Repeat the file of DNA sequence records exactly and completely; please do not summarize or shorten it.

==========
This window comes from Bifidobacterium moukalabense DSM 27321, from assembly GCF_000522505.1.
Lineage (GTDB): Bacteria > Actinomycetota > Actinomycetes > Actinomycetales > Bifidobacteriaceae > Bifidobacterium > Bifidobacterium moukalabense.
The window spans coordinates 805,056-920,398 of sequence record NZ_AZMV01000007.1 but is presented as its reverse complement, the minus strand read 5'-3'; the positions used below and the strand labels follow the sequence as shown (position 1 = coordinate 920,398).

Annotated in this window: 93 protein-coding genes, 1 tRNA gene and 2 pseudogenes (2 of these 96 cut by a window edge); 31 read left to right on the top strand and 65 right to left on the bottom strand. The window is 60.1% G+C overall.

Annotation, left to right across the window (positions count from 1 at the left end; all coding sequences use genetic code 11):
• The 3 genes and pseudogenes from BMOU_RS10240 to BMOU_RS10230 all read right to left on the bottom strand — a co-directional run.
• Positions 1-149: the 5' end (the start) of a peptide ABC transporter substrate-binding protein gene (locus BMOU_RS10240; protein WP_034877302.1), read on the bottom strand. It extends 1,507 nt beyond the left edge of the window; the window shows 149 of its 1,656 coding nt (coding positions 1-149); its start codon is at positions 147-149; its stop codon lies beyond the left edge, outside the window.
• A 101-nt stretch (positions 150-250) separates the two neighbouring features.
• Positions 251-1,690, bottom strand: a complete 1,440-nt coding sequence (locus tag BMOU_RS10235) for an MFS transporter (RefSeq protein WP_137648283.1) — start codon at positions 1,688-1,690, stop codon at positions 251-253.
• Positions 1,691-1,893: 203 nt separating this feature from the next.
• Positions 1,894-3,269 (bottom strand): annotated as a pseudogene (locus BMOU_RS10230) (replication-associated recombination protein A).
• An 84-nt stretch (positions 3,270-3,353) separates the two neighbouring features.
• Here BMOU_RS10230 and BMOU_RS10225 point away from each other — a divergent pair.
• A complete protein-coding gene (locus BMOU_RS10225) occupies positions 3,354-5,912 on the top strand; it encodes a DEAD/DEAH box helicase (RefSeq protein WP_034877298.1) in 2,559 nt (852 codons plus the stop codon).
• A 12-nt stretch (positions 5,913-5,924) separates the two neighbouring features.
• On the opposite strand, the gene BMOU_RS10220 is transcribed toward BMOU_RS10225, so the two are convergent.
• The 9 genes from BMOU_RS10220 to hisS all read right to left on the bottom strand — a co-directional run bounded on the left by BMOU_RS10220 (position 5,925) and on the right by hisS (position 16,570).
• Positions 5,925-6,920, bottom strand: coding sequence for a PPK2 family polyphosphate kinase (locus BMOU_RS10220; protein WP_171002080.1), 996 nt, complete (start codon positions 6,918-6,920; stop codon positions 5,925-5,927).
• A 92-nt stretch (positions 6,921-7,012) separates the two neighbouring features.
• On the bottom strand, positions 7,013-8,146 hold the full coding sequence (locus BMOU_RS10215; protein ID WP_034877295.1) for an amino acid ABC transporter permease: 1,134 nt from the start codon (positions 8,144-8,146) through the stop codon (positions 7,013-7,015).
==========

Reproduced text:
This window comes from Bifidobacterium moukalabense DSM 27321, from assembly GCF_000522505.1.
Lineage (GTDB): Bacteria > Actinomycetota > Actinomycetes > Actinomycetales > Bifidobacteriaceae > Bifidobacterium > Bifidobacterium moukalabense.
The window spans coordinates 805,056-920,398 of sequence record NZ_AZMV01000007.1 but is presented as its reverse complement, the minus strand read 5'-3'; the positions used below and the strand labels follow the sequence as shown (position 1 = coordinate 920,398).

Annotated in this window: 93 protein-coding genes, 1 tRNA gene and 2 pseudogenes (2 of these 96 cut by a window edge); 31 read left to right on the top strand and 65 right to left on the bottom strand. The window is 60.1% G+C overall.

Annotation, left to right across the window (positions count from 1 at the left end; all coding sequences use genetic code 11):
• The 3 genes and pseudogenes from BMOU_RS10240 to BMOU_RS10230 all read right to left on the bottom strand — a co-directional run.
• Positions 1-149: the 5' end (the start) of a peptide ABC transporter substrate-binding protein gene (locus BMOU_RS10240; protein WP_034877302.1), read on the bottom strand. It extends 1,507 nt beyond the left edge of the window; the window shows 149 of its 1,656 coding nt (coding positions 1-149); its start codon is at positions 147-149; its stop codon lies beyond the left edge, outside the window.
• A 101-nt stretch (positions 150-250) separates the two neighbouring features.
• Positions 251-1,690, bottom strand: a complete 1,440-nt coding sequence (locus tag BMOU_RS10235) for an MFS transporter (RefSeq protein WP_137648283.1) — start codon at positions 1,688-1,690, stop codon at positions 251-253.
• Positions 1,691-1,893: 203 nt separating this feature from the next.
• Positions 1,894-3,269 (bottom strand): annotated as a pseudogene (locus BMOU_RS10230) (replication-associated recombination protein A).
• An 84-nt stretch (positions 3,270-3,353) separates the two neighbouring features.
• Here BMOU_RS10230 and BMOU_RS10225 point away from each other — a divergent pair.
• A complete protein-coding gene (locus BMOU_RS10225) occupies positions 3,354-5,912 on the top strand; it encodes a DEAD/DEAH box helicase (RefSeq protein WP_034877298.1) in 2,559 nt (852 codons plus the stop codon).
• A 12-nt stretch (positions 5,913-5,924) separates the two neighbouring features.
• On the opposite strand, the gene BMOU_RS10220 is transcribed toward BMOU_RS10225, so the two are convergent.
• The 9 genes from BMOU_RS10220 to hisS all read right to left on the bottom strand — a co-directional run bounded on the left by BMOU_RS10220 (position 5,925) and on the right by hisS (position 16,570).
• Positions 5,925-6,920, bottom strand: coding sequence for a PPK2 family polyphosphate kinase (locus BMOU_RS10220; protein WP_171002080.1), 996 nt, complete (start codon positions 6,918-6,920; stop codon positions 5,925-5,927).
• A 92-nt stretch (positions 6,921-7,012) separates the two neighbouring features.
• On the bottom strand, positions 7,013-8,146 hold the full coding sequence (locus BMOU_RS10215; protein ID WP_034877295.1) for an amino acid ABC transporter permease: 1,134 nt from the start codon (positions 8,144-8,146) through the stop codon (positions 7,013-7,015).